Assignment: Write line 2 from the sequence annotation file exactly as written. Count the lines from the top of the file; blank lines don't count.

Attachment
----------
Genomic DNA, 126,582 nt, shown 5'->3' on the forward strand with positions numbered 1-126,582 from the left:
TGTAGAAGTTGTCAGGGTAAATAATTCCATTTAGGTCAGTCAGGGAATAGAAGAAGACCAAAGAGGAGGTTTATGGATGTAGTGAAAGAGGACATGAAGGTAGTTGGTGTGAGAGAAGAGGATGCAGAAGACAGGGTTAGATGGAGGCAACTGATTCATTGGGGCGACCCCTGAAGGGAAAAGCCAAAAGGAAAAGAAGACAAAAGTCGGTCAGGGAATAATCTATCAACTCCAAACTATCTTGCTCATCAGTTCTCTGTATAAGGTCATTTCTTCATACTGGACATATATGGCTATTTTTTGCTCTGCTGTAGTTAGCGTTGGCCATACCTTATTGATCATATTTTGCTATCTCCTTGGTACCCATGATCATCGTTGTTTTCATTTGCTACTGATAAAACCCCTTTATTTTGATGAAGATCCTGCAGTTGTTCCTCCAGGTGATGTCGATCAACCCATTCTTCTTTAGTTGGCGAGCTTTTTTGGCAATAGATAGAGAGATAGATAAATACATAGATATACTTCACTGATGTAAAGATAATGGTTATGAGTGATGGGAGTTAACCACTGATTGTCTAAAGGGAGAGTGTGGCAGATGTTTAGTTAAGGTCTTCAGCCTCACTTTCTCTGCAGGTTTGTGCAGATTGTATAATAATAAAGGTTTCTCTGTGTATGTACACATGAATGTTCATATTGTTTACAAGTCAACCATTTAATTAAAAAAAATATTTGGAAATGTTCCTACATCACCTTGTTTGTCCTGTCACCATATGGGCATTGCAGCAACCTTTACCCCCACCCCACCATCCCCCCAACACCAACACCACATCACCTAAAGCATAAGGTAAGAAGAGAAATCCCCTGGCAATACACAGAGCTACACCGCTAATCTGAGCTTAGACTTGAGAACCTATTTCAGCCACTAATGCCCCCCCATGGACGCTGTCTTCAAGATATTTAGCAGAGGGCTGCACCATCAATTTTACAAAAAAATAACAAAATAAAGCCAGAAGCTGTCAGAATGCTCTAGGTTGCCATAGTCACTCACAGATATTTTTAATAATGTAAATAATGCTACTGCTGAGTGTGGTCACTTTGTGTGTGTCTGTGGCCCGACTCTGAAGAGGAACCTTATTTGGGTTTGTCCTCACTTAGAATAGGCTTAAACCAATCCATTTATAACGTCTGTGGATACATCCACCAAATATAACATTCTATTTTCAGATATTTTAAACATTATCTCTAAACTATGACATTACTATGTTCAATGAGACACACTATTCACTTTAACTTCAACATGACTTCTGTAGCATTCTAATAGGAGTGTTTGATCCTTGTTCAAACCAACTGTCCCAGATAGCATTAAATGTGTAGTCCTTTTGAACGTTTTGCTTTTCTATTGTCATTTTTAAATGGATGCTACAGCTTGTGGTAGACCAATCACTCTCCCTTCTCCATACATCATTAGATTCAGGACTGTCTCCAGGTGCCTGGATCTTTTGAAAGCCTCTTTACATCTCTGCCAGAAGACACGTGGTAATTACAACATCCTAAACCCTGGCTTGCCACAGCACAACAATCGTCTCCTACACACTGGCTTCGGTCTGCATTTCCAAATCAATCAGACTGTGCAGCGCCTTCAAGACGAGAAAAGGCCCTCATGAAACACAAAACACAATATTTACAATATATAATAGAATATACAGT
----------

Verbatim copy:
TGTAGAAGTTGTCAGGGTAAATAATTCCATTTAGGTCAGTCAGGGAATAGAAGAAGACCAAAGAGGAGGTTTATGGATGTAGTGAAAGAGGACATGAAGGTAGTTGGTGTGAGAGAAGAGGATGCAGAAGACAGGGTTAGATGGAGGCAACTGATTCATTGGGGCGACCCCTGAAGGGAAAAGCCAAAAGGAAAAGAAGACAAAAGTCGGTCAGGGAATAATCTATCAACTCCAAACTATCTTGCTCATCAGTTCTCTGTATAAGGTCATTTCTTCATACTGGACATATATGGCTATTTTTTGCTCTGCTGTAGTTAGCGTTGGCCATACCTTATTGATCATATTTTGCTATCTCCTTGGTACCCATGATCATCGTTGTTTTCATTTGCTACTGATAAAACCCCTTTATTTTGATGAAGATCCTGCAGTTGTTCCTCCAGGTGATGTCGATCAACCCATTCTTCTTTAGTTGGCGAGCTTTTTTGGCAATAGATAGAGAGATAGATAAATACATAGATATACTTCACTGATGTAAAGATAATGGTTATGAGTGATGGGAGTTAACCACTGATTGTCTAAAGGGAGAGTGTGGCAGATGTTTAGTTAAGGTCTTCAGCCTCACTTTCTCTGCAGGTTTGTGCAGATTGTATAATAATAAAGGTTTCTCTGTGTATGTACACATGAATGTTCATATTGTTTACAAGTCAACCATTTAATTAAAAAAAATATTTGGAAATGTTCCTACATCACCTTGTTTGTCCTGTCACCATATGGGCATTGCAGCAACCTTTACCCCCACCCCACCATCCCCCCAACACCAACACCACATCACCTAAAGCATAAGGTAAGAAGAGAAATCCCCTGGCAATACACAGAGCTACACCGCTAATCTGAGCTTAGACTTGAGAACCTATTTCAGCCACTAATGCCCCCCCATGGACGCTGTCTTCAAGATATTTAGCAGAGGGCTGCACCATCAATTTTACAAAAAAATAACAAAATAAAGCCAGAAGCTGTCAGAATGCTCTAGGTTGCCATAGTCACTCACAGATATTTTTAATAATGTAAATAATGCTACTGCTGAGTGTGGTCACTTTGTGTGTGTCTGTGGCCCGACTCTGAAGAGGAACCTTATTTGGGTTTGTCCTCACTTAGAATAGGCTTAAACCAATCCATTTATAACGTCTGTGGATACATCCACCAAATATAACATTCTATTTTCAGATATTTTAAACATTATCTCTAAACTATGACATTACTATGTTCAATGAGACACACTATTCACTTTAACTTCAACATGACTTCTGTAGCATTCTAATAGGAGTGTTTGATCCTTGTTCAAACCAACTGTCCCAGATAGCATTAAATGTGTAGTCCTTTTGAACGTTTTGCTTTTCTATTGTCATTTTTAAATGGATGCTACAGCTTGTGGTAGACCAATCACTCTCCCTTCTCCATACATCATTAGATTCAGGACTGTCTCCAGGTGCCTGGATCTTTTGAAAGCCTCTTTACATCTCTGCCAGAAGACACGTGGTAATTACAACATCCTAAACCCTGGCTTGCCACAGCACAACAATCGTCTCCTACACACTGGCTTCGGTCTGCATTTCCAAATCAATCAGACTGTGCAGCGCCTTCAAGACGAGAAAAGGCCCTCATGAAACACAAAACACAATATTTACAATATATAATAGAATATACAGT